SUN: Mirroring OS w/Solstice Disksuite

Title:SUN: Mirroring OS w/Solstice Disksuite
Author:Douglas O’Leary <>
Description:SUN: Mirroring OS w/Solstice Disksuite
Date created:08/2001
Date updated:09/2001
Disclaimer:Standard: Use the information that follows at your own risk. If you screw up a system, don’t blame it on me...

Solstice Disksuite can do quite a bit more than mirror the operating system. That, however, is all I’ve ever used it for. To find out what else it can do, and to find out how to do what else it can do, please see the Solstice Disksuite reference and users’ guide at

The procedures below show how to go about initially configuring Solstice Disk suite, mirroring the / filesystem, then mirroring all operating system filesystems and swap.

State Database Replicas

State Database Replicas contain configuration and state information. There should be at least three of them. The system will continue to run as long as at least half of the state database replicas are available. It will panic if less than half of the state database replicas are available. The system will refuse to boot unless 1 more than half of the state database replicas are available (the old n+1 thing...)

Obviously, the state database replicas should be put on separate disks when/where possible to ensure availability. Use the following table as a guide to state database replica placement:

Disks Placement
1 3 all on one slice.
2-4 2 on each disk
5+ 1 on each disk

The logic for the “2 on each disk” middle entry is simple. Assume you have three disks and 2 state database replicas on one disk and one on the other. Now, the disk with the 2 replicas goes away. You now have less than half of the available replicas and your system panics and won’t reboot because there’s less than half plus one. Bummer.

There are three ways to initially create the State Database Replicas depending on how established your system is:

  1. Starting for scratch. Partition the disks and use slices that will become part of simple metadevices. Note that replicas cannot coexist with /, /usr, swap or any preexisting filesystem:

    metadb -c 2 -a -f c0t1d0s3 c1t1d0s3 c2t1d0s3 c3t1d0s3
    • -a

      Attach a new device

    • -f

      Force creation/deletion of database replica on listed device.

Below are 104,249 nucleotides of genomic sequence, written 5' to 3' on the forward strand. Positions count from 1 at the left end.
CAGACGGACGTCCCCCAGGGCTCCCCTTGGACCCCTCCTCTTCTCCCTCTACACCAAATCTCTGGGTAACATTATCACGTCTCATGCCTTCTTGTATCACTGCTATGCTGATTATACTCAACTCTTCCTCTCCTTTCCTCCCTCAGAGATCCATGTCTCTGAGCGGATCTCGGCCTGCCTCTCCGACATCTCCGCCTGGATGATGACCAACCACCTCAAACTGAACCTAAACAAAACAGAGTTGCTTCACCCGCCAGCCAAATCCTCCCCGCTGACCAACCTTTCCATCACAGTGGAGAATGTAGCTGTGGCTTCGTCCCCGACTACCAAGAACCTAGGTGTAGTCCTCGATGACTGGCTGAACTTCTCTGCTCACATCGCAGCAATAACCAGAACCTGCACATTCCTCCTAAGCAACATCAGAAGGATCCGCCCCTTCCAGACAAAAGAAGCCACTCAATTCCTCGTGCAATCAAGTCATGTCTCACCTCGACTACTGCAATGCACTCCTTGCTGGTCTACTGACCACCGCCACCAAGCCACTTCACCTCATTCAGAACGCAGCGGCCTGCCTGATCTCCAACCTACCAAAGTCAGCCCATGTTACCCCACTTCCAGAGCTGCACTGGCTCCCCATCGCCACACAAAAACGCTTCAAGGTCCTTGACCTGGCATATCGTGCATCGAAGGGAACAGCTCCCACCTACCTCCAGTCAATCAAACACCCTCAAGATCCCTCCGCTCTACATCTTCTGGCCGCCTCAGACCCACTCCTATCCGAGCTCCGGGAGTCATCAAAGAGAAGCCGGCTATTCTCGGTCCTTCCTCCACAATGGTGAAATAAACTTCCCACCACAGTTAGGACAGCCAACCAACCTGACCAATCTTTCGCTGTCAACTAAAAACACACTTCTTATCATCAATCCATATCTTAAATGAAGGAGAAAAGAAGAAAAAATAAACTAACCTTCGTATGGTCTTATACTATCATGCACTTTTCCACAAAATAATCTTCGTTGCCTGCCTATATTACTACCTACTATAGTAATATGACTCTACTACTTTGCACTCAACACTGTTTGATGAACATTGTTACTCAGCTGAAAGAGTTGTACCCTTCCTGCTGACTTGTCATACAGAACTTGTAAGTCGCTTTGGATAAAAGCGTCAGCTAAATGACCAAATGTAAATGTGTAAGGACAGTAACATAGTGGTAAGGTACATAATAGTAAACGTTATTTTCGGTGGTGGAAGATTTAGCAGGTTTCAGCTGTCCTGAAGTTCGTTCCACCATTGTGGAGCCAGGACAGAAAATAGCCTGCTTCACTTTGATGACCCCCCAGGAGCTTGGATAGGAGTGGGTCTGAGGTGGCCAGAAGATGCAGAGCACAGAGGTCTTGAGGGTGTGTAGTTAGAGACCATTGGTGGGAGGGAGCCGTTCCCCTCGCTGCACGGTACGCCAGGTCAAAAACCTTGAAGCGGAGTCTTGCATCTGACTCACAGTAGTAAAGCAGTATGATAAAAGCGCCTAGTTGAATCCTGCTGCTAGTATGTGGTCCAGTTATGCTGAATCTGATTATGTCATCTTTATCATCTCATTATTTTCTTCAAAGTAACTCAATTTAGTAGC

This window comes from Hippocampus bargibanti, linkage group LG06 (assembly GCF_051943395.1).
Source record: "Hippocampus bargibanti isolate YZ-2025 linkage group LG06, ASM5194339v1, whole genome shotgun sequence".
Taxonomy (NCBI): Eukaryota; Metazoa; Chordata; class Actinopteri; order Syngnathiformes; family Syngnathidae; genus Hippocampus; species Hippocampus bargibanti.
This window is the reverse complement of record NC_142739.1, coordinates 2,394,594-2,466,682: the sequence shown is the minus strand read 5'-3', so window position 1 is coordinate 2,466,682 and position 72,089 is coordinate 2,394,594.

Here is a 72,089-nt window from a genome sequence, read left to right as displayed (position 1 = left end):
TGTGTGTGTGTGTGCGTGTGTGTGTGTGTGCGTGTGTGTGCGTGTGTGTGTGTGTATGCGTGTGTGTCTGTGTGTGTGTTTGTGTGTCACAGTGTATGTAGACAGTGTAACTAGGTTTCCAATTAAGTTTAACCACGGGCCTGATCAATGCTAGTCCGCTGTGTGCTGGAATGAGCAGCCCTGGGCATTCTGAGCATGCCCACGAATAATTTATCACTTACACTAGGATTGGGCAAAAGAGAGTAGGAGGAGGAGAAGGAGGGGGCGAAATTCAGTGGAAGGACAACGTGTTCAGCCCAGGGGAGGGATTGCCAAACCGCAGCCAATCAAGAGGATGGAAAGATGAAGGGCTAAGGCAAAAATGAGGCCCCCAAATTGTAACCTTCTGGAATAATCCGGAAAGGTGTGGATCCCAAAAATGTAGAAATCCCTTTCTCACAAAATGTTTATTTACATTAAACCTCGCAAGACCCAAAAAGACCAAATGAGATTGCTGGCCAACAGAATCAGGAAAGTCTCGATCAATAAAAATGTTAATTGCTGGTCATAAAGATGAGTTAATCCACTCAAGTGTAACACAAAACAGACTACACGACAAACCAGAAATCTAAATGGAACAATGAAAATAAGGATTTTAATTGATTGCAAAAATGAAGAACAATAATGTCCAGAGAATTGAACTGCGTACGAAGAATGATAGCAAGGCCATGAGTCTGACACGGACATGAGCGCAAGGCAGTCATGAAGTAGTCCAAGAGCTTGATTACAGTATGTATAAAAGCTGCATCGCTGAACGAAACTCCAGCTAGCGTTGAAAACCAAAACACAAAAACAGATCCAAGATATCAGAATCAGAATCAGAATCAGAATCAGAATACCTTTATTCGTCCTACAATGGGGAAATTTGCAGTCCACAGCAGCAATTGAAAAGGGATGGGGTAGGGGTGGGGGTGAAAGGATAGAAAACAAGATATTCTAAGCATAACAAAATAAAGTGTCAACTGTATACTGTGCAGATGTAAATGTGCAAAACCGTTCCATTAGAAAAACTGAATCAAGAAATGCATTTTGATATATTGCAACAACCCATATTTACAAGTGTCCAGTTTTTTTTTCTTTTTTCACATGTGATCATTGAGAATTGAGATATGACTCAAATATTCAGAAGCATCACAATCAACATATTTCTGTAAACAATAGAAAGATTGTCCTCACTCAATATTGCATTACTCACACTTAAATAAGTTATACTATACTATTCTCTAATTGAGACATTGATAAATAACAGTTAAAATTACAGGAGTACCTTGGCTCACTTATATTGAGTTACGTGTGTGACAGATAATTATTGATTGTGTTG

• -c

      # Create the listed number of copies on the listed devices.

  2. Starting with existing empty slices: Ensure the slices are small as the replicas don’t take up a lot of space (517KB).

    1. If necessary, use format to repartition large slices into smaller ones.
    2. Use the metadb command as listed above to create the appropriate number of state database replicas on the (new) partitions.
  3. Starting with no unused slices: Need to steel a slice and repartition it (swap would be a good choice). The checklist below assumes you’re playing with swap. If not, then delete the partition, recreate two new ones, and restore from backup. You did backup the data, didn’t you?

    1. Shutdown and reboot into single user mode
    2. Use swap -l to ID current swap devices.
    3. Turn off swap on IDed partitions (swap -d)
    4. Use format to repartition swap slice. It’s probably easiest if you keep the same partition name for the swap slice. Otherwise, ensure you update /etc/vfstab and dumpadm.
    5. Use the metadb command as listed above to create the state database replicaas on the new partitions.

If, at some future point, you add additional disks and want to increase the number of state database replicas, execute metadb -a ${slice}. To delete state database replicas, execute metadb -d ${slice}

Mirroring /

Use the following procedure to mirror the / filesystem:

  1. Create a single concat using the slice that holds the / filesystem:

    metainit -f d11 1 1 c0t3d0s0
    • -f

      Forces the command to continue even if opeating on a mounted filesystem (like /, /usr, etc).

    • d11 The name of the new concat

    • 1 The number of stripes

    • 1 The number of slices making up the stripe

    • c0t3d0s0 Self explanatory; ensure you use the correct driver.

  2. Create a second concat:

    metainit d21 1 1 c1t3d0s0
  3. Set up a one-way mirror using the first concat:

    metainit d1 -m d11
  4. Run metaroot which updates the /etc/vfstab and /etc/system files w/appropriate disksuite information:

    metaroot d1
  5. Sync and flush any transactions:

    lockfs -fa
    • -f

      Flushes any active transactions

    • -a

      Do this on all mounted filesytems.

  6. Reboot

  7. Attach the second concat to the mirror:

    matattach d1 d21
  8. Record the alternate boot path; create a disk alias to boot from. See SUN: Open boot prom commands for syntax.

Mirroring other OS filesystems

Use the following procedure to mirror all other operating system related slices including swap.

  1. Create the first concat using the targeted mounted filesystem:

    metainit -f d12 1 1 c0t3d0s6
  2. Create the second concat on a separate disk:

    metainit d22 1 1 c1t3d0s6
  3. Create the one-way mirror using the first concat:

    metainit d2 -m d12
  4. Update the /etc/vfstab file to reflect the mirr vs dev for the filesystem. References to /dev/dsk/c0t3d0s6, for instance, should be replaced by /dev/md/dsk/d2

  5. Reboot

  6. Attach the second concat to the mirror:

    metattach d2 d22
  7. Do the same for every other operating system related partition. When mirroring swap, execute dumpadm -d /dev/md/dsk/${swap} to update the new dump location.